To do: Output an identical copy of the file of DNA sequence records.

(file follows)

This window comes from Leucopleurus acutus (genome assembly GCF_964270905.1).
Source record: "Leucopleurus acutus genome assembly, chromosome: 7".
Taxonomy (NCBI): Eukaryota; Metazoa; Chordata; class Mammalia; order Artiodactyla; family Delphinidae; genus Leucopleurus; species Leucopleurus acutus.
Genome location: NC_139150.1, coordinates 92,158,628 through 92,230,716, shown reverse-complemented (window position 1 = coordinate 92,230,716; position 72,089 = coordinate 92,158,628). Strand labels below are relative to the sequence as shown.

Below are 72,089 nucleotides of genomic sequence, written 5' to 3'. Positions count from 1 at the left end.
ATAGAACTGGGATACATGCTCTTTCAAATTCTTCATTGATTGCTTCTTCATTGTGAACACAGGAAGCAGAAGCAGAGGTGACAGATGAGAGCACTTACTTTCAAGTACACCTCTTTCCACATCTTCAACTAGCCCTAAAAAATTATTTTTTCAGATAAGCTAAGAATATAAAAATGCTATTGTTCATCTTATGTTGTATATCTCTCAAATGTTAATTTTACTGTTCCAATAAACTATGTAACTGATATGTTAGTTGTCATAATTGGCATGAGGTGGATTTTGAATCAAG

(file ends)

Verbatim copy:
This window comes from Leucopleurus acutus (genome assembly GCF_964270905.1).
Source record: "Leucopleurus acutus genome assembly, chromosome: 7".
Taxonomy (NCBI): Eukaryota; Metazoa; Chordata; class Mammalia; order Artiodactyla; family Delphinidae; genus Leucopleurus; species Leucopleurus acutus.
Genome location: NC_139150.1, coordinates 92,158,628 through 92,230,716, shown reverse-complemented (window position 1 = coordinate 92,230,716; position 72,089 = coordinate 92,158,628). Strand labels below are relative to the sequence as shown.

Below are 72,089 nucleotides of genomic sequence, written 5' to 3'. Positions count from 1 at the left end.
ATAGAACTGGGATACATGCTCTTTCAAATTCTTCATTGATTGCTTCTTCATTGTGAACACAGGAAGCAGAAGCAGAGGTGACAGATGAGAGCACTTACTTTCAAGTACACCTCTTTCCACATCTTCAACTAGCCCTAAAAAATTATTTTTTCAGATAAGCTAAGAATATAAAAATGCTATTGTTCATCTTATGTTGTATATCTCTCAAATGTTAATTTTACTGTTCCAATAAACTATGTAACTGATATGTTAGTTGTCATAATTGGCATGAGGTGGATTTTGAATCAAG